Wednesday, January 07, 2009

Go See: NW Film Center's Reel Music 26

Due to circumstances beyond my control, this blog became a little death-heavy this week. So at last--an event that's very life-affirming. NW Film Center is celebrating their 26th annual music and film program, Jan. 9 - 31. Musical, filmic riches! Check the schedule for full listings, all showing at the Whitsell Auditorium. Here's a smattering of excellence to look forward to.

"Sweet Lady with the Nasty Voice" Sun., 1/11, 7 p.m. - Hot dog! Vincent Kralyevich and Joanne Fish made a documentary on the great Wanda Jackson--godmother of rockabilly and STILL touring. My one regret in life (so far) is that I've always managed to miss Wanda Jackson when she comes around. She is so inspirational--I won't miss the film.

"The Upsetter: The Life & Music of Lee 'Scratch' Perry" Wed., 1/14, 7 p.m. & Fri., 1/16, 9 p.m. - Madman or prophet? Certainly the genius of dub.

"Throw Down Your Heart" Thurs. 1/15, 7 p.m. - Nashville banjo virtuoso Béla Fleck travels to Africa to find the roots of the banjo and to record an album with the musicians he meets in Uganda, Tanzania, Gambia and Mali. My idea of musical heaven.

"Patti Smith: Dream of Life" Thurs., 1/15, 9 p.m. - Steven Sebring followed his muse for nearly twelve years to make this film. That's dedication. I admit--not to deny the powerful charisma of Smith--I would see this mostly to check out Tom Verlaine.

"The Gits" Fri., 1/17, 9 p.m. - The Seattle punk band whose rise was brutally halted when lead singer Mia Zapata was murdered. This is a sad one but it has extensive footage of the band playing live, so go.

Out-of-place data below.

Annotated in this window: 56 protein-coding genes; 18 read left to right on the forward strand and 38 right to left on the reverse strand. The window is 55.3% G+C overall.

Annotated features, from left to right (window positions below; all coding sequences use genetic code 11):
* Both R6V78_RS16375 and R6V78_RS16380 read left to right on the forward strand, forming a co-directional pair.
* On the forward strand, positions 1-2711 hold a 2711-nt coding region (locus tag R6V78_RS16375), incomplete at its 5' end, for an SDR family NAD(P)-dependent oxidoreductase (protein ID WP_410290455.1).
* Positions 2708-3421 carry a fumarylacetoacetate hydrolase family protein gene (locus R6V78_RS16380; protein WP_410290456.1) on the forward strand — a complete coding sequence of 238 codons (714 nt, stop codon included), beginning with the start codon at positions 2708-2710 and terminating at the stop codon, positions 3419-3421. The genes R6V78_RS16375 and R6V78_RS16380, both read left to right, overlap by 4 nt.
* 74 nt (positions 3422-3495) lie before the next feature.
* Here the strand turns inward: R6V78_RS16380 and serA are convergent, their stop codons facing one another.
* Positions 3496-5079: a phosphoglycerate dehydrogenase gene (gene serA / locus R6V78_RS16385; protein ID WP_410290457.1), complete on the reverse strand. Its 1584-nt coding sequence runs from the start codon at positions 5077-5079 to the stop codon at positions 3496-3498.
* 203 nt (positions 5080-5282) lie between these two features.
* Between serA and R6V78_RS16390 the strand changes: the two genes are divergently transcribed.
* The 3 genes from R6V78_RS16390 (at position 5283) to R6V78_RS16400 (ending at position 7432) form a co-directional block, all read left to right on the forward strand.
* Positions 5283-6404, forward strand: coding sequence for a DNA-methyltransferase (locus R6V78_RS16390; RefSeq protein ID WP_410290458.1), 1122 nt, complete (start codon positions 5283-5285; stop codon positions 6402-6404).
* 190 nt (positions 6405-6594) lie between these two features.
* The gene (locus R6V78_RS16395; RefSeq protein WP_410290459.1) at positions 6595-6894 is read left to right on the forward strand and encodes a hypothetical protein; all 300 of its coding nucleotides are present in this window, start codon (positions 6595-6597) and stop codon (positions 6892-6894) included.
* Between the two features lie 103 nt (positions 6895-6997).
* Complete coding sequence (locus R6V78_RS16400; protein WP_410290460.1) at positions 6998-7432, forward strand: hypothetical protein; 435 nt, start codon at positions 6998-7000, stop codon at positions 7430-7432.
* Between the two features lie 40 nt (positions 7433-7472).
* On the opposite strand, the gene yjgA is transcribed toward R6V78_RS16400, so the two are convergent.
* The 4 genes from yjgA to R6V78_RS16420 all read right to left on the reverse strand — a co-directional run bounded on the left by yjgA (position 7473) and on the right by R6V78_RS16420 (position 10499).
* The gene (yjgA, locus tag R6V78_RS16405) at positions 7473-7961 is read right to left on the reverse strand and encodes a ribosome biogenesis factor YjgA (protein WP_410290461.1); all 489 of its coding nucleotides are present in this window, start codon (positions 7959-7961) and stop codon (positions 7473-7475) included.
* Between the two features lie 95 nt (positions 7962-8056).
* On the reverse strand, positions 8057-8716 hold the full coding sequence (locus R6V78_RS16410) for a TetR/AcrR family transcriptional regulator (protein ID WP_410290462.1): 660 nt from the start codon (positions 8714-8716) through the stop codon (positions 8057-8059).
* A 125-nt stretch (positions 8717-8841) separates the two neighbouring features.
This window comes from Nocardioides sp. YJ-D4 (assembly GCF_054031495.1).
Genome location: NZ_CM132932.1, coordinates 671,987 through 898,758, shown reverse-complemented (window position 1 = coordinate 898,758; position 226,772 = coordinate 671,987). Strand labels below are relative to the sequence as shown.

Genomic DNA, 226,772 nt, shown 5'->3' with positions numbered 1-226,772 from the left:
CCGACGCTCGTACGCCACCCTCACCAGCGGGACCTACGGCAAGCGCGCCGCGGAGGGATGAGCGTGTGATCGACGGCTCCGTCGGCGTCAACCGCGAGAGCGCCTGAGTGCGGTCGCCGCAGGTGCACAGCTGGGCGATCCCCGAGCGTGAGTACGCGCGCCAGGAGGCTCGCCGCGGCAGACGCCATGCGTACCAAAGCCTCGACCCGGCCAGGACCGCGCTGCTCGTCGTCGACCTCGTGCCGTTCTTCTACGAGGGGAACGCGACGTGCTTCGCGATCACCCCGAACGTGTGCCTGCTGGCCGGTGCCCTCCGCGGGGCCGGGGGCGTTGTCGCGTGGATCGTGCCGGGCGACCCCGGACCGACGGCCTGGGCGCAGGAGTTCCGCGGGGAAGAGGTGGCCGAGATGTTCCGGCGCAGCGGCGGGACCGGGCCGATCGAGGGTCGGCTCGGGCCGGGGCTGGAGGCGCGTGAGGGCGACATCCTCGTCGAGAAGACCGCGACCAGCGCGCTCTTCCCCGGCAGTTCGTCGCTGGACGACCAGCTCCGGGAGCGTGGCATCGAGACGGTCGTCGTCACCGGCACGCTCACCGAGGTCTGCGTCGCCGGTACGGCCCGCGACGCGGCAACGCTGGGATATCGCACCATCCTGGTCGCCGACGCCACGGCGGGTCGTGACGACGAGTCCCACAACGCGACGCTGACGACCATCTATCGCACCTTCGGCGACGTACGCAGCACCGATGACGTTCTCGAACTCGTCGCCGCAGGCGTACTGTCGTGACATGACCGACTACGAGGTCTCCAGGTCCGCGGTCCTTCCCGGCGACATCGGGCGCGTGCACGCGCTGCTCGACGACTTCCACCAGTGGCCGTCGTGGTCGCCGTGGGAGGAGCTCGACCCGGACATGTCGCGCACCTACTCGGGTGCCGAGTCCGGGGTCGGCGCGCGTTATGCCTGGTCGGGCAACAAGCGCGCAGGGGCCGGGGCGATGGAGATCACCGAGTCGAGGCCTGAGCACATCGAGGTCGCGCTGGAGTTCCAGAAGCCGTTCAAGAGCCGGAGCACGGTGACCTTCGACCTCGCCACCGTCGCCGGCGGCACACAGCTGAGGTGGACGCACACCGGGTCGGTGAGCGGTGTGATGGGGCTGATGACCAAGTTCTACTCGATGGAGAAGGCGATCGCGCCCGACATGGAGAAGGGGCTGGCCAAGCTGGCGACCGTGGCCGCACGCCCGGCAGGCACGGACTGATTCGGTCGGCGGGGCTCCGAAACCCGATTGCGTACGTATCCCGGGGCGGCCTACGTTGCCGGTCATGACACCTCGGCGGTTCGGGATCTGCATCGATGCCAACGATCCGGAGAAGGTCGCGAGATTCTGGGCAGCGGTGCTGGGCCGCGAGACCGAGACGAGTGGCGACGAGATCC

"The Wrecking Crew" Sat., 1/24, 7 p.m. - Finally, the phenomenal Los Angeles studio musicians who played on the hits of the 60s get their due. Backing the Beach Boys, Righteous Brothers, the Mamas and the Papas, Frank and Nancy Sinatra, and creating Phil Spector's Wall of Sound, The Wrecking Crew built the pop landscape of my early existence.

So many more music films await you. Check out:

- "Anvil! The Story of Anvil" - the greatest heavy-metal band you never heard of.

- "The Night James Brown Saved Boston" - James Brown was scheduled to perform at the Boston Garden, the night after Martin Luther King, Jr. was assassinated.

- "The Silence Before Bach" - a series of vignettes experimentally dwelling on various aspects of Bach music. Whenever I play Bach on the piano, I involuntarily enter a meditative state. I wonder if the movie would function this way too.

- "Blue Note: A Story of Modern Jazz" - how Alfred Lyon and Francis Wolfe fled Nazi Germany, came to New York and started the great jazz record label. Note that the Portland Jazz Festival will be celebrating Blue Note in February. And McCoy Tyner will be playing. I'm nearly passing out from all the excellence.

- "Filmusik: The Superman Orchestra" - Portland's 11-piece Superman Orchestra with three voice actors perform new scores to accompany Max and Dave Fleischer's 40s-era Superman Cartoons, which are fabulous, by the way.

It's all fabulous. Go...go!


Anonymous said...

Mr Verlaine isn't even saying a word in that documentary, so save your time [he can only be seen twice, afaik].

Lisa Mc said...

That is SO like Tom Verlaine.